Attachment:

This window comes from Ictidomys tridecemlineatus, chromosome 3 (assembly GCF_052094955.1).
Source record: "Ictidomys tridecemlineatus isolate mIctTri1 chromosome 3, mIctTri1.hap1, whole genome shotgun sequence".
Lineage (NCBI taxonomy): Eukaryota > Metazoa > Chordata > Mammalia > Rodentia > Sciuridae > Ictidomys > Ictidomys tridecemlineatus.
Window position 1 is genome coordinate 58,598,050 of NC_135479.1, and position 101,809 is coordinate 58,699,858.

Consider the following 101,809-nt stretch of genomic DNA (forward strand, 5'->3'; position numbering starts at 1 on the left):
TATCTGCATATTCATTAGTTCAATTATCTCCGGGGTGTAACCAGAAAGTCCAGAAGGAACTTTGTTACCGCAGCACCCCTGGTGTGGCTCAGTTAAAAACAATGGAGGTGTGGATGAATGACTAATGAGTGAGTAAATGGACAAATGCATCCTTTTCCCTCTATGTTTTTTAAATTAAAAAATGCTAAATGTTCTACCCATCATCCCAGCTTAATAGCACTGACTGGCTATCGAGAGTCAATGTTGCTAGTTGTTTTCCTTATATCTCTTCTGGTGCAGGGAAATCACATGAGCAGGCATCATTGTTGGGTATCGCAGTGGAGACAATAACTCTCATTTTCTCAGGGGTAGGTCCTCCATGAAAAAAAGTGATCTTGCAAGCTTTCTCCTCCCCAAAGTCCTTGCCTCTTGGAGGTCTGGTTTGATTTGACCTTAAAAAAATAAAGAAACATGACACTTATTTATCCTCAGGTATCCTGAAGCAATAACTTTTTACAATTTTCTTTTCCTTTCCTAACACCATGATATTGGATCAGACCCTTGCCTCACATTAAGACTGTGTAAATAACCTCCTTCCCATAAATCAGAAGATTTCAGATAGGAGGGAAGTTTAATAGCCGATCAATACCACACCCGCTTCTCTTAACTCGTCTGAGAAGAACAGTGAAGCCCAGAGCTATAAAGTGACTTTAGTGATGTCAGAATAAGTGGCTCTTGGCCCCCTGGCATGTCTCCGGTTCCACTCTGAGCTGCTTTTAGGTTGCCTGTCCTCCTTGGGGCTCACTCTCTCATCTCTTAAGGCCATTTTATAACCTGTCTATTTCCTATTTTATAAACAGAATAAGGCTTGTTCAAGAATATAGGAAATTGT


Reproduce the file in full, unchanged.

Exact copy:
This window comes from Ictidomys tridecemlineatus, chromosome 3 (assembly GCF_052094955.1).
Source record: "Ictidomys tridecemlineatus isolate mIctTri1 chromosome 3, mIctTri1.hap1, whole genome shotgun sequence".
Lineage (NCBI taxonomy): Eukaryota > Metazoa > Chordata > Mammalia > Rodentia > Sciuridae > Ictidomys > Ictidomys tridecemlineatus.
Window position 1 is genome coordinate 58,598,050 of NC_135479.1, and position 101,809 is coordinate 58,699,858.

Consider the following 101,809-nt stretch of genomic DNA (forward strand, 5'->3'; position numbering starts at 1 on the left):
TATCTGCATATTCATTAGTTCAATTATCTCCGGGGTGTAACCAGAAAGTCCAGAAGGAACTTTGTTACCGCAGCACCCCTGGTGTGGCTCAGTTAAAAACAATGGAGGTGTGGATGAATGACTAATGAGTGAGTAAATGGACAAATGCATCCTTTTCCCTCTATGTTTTTTAAATTAAAAAATGCTAAATGTTCTACCCATCATCCCAGCTTAATAGCACTGACTGGCTATCGAGAGTCAATGTTGCTAGTTGTTTTCCTTATATCTCTTCTGGTGCAGGGAAATCACATGAGCAGGCATCATTGTTGGGTATCGCAGTGGAGACAATAACTCTCATTTTCTCAGGGGTAGGTCCTCCATGAAAAAAAGTGATCTTGCAAGCTTTCTCCTCCCCAAAGTCCTTGCCTCTTGGAGGTCTGGTTTGATTTGACCTTAAAAAAATAAAGAAACATGACACTTATTTATCCTCAGGTATCCTGAAGCAATAACTTTTTACAATTTTCTTTTCCTTTCCTAACACCATGATATTGGATCAGACCCTTGCCTCACATTAAGACTGTGTAAATAACCTCCTTCCCATAAATCAGAAGATTTCAGATAGGAGGGAAGTTTAATAGCCGATCAATACCACACCCGCTTCTCTTAACTCGTCTGAGAAGAACAGTGAAGCCCAGAGCTATAAAGTGACTTTAGTGATGTCAGAATAAGTGGCTCTTGGCCCCCTGGCATGTCTCCGGTTCCACTCTGAGCTGCTTTTAGGTTGCCTGTCCTCCTTGGGGCTCACTCTCTCATCTCTTAAGGCCATTTTATAACCTGTCTATTTCCTATTTTATAAACAGAATAAGGCTTGTTCAAGAATATAGGAAATTGT